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Language
English
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Genres
Family & Relationships / Parenting / General
Nature / General
Sports & Recreation / Outdoor Skills
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Content Protection
This content is DRM protected.
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Eligible for Family Library

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From the author of the New York Times bestseller that defined nature-deficit disorder and launched the international children-and-nature movement, Vitamin N (for “nature”) is a complete prescription for connecting with the power and joy of the natural world right now, with500 activities for children and adultsDozens of inspiring and thought-provoking essaysScores of informational websitesDown-to-earth adviceIn his landmark work Last Child in the Woods, Richard Louv was the first to bring widespread attention to the alienation of children from the natural world, coining the term nature-deficit disorder and outlining the benefits of a strong nature connection--from boosting mental acuity and creativity to reducing obesity and depression, from promoting health and wellness to simply having fun. That book “rivaled Rachel Carson’s Silent Spring” (the Cincinnati Enquirer), was “an absolute must-read for parents” (the Boston Globe), and “an inch-thick caution against raising the fully automated child” (the New York Times). His  follow-up book, The Nature Principle, addressed the needs of adults and outlined a “new nature movement and its potential to improve the lives of all people no matter where they live” (McClatchy Newspapers).Vitamin N is a one-of-a-kind, comprehensive, and practical guidebook for the whole family and the wider community, including tips not only for parents eager to share nature with their kids but also for those seeking nature-smart schools, medical professionals, and even careers. It is a dose of pure inspiration, reminding us that looking up at the stars or taking a walk in the woods is as exhilarating as it is essential, at any age.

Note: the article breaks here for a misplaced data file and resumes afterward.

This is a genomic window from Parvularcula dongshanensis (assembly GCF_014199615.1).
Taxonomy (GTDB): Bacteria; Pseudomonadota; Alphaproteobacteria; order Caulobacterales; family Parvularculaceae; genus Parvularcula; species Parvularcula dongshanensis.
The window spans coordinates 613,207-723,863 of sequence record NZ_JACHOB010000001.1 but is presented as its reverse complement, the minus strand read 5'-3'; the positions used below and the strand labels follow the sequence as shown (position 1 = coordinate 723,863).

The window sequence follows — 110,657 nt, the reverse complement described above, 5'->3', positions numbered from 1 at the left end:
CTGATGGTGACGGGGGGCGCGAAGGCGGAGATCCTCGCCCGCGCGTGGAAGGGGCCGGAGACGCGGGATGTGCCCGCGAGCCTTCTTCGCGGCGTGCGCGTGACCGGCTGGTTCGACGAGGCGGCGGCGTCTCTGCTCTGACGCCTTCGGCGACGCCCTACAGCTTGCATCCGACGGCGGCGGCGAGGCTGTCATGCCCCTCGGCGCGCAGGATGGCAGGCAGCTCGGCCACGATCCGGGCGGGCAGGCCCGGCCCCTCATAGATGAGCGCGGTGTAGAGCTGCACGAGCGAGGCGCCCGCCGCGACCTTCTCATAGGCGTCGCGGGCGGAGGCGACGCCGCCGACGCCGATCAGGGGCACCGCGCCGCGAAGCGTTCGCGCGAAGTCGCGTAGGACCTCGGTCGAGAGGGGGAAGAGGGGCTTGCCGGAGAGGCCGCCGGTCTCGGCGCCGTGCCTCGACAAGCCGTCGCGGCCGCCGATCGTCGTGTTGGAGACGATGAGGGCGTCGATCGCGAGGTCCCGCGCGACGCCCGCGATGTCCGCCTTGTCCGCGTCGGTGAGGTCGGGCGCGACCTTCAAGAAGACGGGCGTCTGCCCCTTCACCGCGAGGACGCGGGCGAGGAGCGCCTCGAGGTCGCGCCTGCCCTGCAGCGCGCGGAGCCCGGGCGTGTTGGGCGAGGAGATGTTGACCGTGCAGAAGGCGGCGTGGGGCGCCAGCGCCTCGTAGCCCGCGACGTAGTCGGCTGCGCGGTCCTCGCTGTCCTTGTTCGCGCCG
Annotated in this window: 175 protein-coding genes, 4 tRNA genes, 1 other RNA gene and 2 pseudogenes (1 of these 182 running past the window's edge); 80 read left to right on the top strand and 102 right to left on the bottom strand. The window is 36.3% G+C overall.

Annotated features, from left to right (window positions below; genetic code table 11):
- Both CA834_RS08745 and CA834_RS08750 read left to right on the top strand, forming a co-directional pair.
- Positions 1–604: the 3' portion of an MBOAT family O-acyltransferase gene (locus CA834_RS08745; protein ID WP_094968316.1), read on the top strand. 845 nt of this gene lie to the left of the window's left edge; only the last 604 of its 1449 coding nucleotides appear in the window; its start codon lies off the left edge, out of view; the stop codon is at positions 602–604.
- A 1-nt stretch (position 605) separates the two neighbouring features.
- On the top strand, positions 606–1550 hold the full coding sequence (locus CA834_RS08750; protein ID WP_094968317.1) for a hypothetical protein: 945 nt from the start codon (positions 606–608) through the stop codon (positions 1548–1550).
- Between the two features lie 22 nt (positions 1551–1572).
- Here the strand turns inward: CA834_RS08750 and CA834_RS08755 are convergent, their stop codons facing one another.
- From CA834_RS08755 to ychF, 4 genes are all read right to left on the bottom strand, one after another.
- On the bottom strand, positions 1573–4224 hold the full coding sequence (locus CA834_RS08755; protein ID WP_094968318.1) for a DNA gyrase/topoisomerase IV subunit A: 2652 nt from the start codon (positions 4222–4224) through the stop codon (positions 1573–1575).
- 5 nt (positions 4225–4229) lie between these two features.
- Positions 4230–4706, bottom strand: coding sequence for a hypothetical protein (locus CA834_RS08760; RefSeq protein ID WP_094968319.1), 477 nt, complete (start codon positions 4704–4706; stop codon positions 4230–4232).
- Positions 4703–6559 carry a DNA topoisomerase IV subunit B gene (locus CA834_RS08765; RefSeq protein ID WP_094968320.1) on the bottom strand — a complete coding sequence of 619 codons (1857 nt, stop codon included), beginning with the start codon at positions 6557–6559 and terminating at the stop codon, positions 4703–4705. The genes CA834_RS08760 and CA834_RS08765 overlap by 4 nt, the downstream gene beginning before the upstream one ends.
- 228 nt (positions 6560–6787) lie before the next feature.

"Angela Hanscom is a powerful voice for balance."
—Richard Louv, author of Last Child in the Woods

In this important book, a pediatric occupational therapist and founder of TimberNook shows how outdoor play and unstructured freedom of movement are vital for children’s cognitive development and growth, and offers tons of fun, engaging ways to help ensure that kids grow into healthy, balanced, and resilient adults.

Today’s kids have adopted sedentary lifestyles filled with television, video games, and computer screens. But more and more, studies show that children need “rough and tumble” outdoor play in order to develop their sensory, motor, and executive functions. Disturbingly, a lack of movement has been shown to lead to a number of health and cognitive difficulties, such as attention deficit/hyperactivity disorder (ADHD), emotion regulation and sensory processing issues, and aggressiveness at school recess break. So, how can you ensure your child is fully engaging their body, mind, and all of their senses?